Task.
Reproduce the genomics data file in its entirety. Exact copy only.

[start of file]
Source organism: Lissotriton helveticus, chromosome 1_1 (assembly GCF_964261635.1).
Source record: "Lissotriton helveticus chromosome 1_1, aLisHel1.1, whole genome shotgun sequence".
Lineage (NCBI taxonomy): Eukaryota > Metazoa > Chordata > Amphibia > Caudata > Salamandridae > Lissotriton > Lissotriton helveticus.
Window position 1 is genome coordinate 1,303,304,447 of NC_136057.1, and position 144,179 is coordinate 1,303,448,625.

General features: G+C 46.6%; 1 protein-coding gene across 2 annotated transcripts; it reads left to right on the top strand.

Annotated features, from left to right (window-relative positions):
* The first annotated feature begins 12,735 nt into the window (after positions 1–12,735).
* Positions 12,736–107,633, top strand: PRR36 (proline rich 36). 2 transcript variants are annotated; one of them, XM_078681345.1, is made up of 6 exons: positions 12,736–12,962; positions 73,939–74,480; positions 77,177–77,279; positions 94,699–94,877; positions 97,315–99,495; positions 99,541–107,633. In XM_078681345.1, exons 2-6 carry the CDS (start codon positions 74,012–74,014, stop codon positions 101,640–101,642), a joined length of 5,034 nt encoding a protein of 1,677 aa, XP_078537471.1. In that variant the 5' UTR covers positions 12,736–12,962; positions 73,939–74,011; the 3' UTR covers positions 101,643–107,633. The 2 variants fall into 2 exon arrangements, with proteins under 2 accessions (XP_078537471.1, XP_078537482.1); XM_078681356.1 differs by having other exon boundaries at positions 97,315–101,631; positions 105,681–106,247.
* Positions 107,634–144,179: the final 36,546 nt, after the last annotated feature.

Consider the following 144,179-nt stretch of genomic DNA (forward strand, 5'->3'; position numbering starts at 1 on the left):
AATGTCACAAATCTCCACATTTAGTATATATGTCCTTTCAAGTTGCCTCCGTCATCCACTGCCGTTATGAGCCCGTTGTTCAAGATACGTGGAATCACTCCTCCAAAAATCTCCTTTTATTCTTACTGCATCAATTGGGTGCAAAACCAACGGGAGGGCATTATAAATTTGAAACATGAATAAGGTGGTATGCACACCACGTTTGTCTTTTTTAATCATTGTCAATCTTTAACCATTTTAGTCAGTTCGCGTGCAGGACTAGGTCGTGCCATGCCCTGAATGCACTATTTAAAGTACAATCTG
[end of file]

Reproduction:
Source organism: Lissotriton helveticus, chromosome 1_1 (assembly GCF_964261635.1).
Source record: "Lissotriton helveticus chromosome 1_1, aLisHel1.1, whole genome shotgun sequence".
Lineage (NCBI taxonomy): Eukaryota > Metazoa > Chordata > Amphibia > Caudata > Salamandridae > Lissotriton > Lissotriton helveticus.
Window position 1 is genome coordinate 1,303,304,447 of NC_136057.1, and position 144,179 is coordinate 1,303,448,625.

General features: G+C 46.6%; 1 protein-coding gene across 2 annotated transcripts; it reads left to right on the top strand.

Annotated features, from left to right (window-relative positions):
* The first annotated feature begins 12,735 nt into the window (after positions 1–12,735).
* Positions 12,736–107,633, top strand: PRR36 (proline rich 36). 2 transcript variants are annotated; one of them, XM_078681345.1, is made up of 6 exons: positions 12,736–12,962; positions 73,939–74,480; positions 77,177–77,279; positions 94,699–94,877; positions 97,315–99,495; positions 99,541–107,633. In XM_078681345.1, exons 2-6 carry the CDS (start codon positions 74,012–74,014, stop codon positions 101,640–101,642), a joined length of 5,034 nt encoding a protein of 1,677 aa, XP_078537471.1. In that variant the 5' UTR covers positions 12,736–12,962; positions 73,939–74,011; the 3' UTR covers positions 101,643–107,633. The 2 variants fall into 2 exon arrangements, with proteins under 2 accessions (XP_078537471.1, XP_078537482.1); XM_078681356.1 differs by having other exon boundaries at positions 97,315–101,631; positions 105,681–106,247.
* Positions 107,634–144,179: the final 36,546 nt, after the last annotated feature.

Consider the following 144,179-nt stretch of genomic DNA (forward strand, 5'->3'; position numbering starts at 1 on the left):
AATGTCACAAATCTCCACATTTAGTATATATGTCCTTTCAAGTTGCCTCCGTCATCCACTGCCGTTATGAGCCCGTTGTTCAAGATACGTGGAATCACTCCTCCAAAAATCTCCTTTTATTCTTACTGCATCAATTGGGTGCAAAACCAACGGGAGGGCATTATAAATTTGAAACATGAATAAGGTGGTATGCACACCACGTTTGTCTTTTTTAATCATTGTCAATCTTTAACCATTTTAGTCAGTTCGCGTGCAGGACTAGGTCGTGCCATGCCCTGAATGCACTATTTAAAGTACAATCTG